BERL chief economist Ganesh Nana says a capital gains tax will ensure the farming sector lifts its economic performance.
Labour is proposing that capital gains be taxed at 15% when an asset, such as a farm, is sold.
However, the family home, small businesses owned by people aged 55 and over, and, for the first five years, property in areas of Canterbury hit by the earthquakes, would be exempt.
Ganesh Nana told Nine to Noon that agricultural performance would improve if farmers were less focused on capital gains.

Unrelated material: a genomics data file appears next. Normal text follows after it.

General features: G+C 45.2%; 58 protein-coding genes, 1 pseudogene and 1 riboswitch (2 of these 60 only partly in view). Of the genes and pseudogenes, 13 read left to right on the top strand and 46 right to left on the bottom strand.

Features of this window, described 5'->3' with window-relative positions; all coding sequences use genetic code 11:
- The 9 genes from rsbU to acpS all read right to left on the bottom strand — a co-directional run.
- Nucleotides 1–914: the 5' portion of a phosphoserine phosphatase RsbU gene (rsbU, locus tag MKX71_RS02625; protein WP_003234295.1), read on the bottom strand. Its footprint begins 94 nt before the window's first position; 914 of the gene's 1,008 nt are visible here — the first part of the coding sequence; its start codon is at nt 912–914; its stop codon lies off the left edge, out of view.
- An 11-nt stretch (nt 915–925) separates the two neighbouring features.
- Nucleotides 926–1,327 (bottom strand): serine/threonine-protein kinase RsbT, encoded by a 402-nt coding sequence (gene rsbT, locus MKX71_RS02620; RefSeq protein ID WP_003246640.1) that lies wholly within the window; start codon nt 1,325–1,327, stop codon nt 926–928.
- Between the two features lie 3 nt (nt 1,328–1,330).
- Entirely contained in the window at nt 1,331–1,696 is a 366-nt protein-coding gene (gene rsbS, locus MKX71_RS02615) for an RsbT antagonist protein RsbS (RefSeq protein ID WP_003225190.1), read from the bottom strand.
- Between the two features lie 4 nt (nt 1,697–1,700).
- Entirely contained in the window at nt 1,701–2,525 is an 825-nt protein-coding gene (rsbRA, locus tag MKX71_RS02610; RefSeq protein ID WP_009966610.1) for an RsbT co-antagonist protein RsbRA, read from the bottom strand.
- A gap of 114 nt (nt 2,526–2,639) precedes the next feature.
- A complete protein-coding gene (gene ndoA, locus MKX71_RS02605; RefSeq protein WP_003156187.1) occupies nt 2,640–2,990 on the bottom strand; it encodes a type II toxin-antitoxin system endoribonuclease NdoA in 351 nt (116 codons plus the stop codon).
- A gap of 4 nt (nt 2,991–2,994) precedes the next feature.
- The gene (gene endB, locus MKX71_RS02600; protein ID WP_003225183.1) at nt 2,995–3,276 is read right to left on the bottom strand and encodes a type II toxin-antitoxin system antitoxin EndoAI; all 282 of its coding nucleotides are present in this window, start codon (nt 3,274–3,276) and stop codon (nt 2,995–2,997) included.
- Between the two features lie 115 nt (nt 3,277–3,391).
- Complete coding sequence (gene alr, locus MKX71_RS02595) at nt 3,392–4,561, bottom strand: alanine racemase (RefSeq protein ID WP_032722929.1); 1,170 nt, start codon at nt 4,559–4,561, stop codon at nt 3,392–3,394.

''The biggest change in behaviour is when we start getting the farming sector away from farming for capital gain, to farming for profit,'' he said.
He said a capital gains tax would help prevent farmers from becoming further indebted to the banks, as it would discourage them from buying more land.
Meanwhile, Federated Farmers president Bruce Wills says Labour needs to explain how new taxes on the productive sector would grow the size of the economic cake, or make housing cheaper for young families or help farmers wanting to buy their first farm.